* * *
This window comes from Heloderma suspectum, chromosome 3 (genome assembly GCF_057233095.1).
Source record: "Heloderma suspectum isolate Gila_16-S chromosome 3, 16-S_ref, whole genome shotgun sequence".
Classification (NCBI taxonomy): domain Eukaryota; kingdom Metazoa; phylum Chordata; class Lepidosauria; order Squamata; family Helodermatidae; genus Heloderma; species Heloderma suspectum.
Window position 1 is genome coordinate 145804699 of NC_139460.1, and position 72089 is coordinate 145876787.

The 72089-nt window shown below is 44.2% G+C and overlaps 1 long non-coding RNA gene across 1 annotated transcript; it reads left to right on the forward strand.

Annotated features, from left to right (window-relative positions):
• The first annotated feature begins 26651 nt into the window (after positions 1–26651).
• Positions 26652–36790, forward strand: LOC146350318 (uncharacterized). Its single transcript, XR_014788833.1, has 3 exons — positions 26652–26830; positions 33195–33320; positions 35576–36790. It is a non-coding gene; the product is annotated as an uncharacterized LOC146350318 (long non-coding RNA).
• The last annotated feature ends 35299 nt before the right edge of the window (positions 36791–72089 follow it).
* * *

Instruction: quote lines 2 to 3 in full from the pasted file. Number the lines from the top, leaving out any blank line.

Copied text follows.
Source record: "Heloderma suspectum isolate Gila_16-S chromosome 3, 16-S_ref, whole genome shotgun sequence".
Classification (NCBI taxonomy): domain Eukaryota; kingdom Metazoa; phylum Chordata; class Lepidosauria; order Squamata; family Helodermatidae; genus Heloderma; species Heloderma suspectum.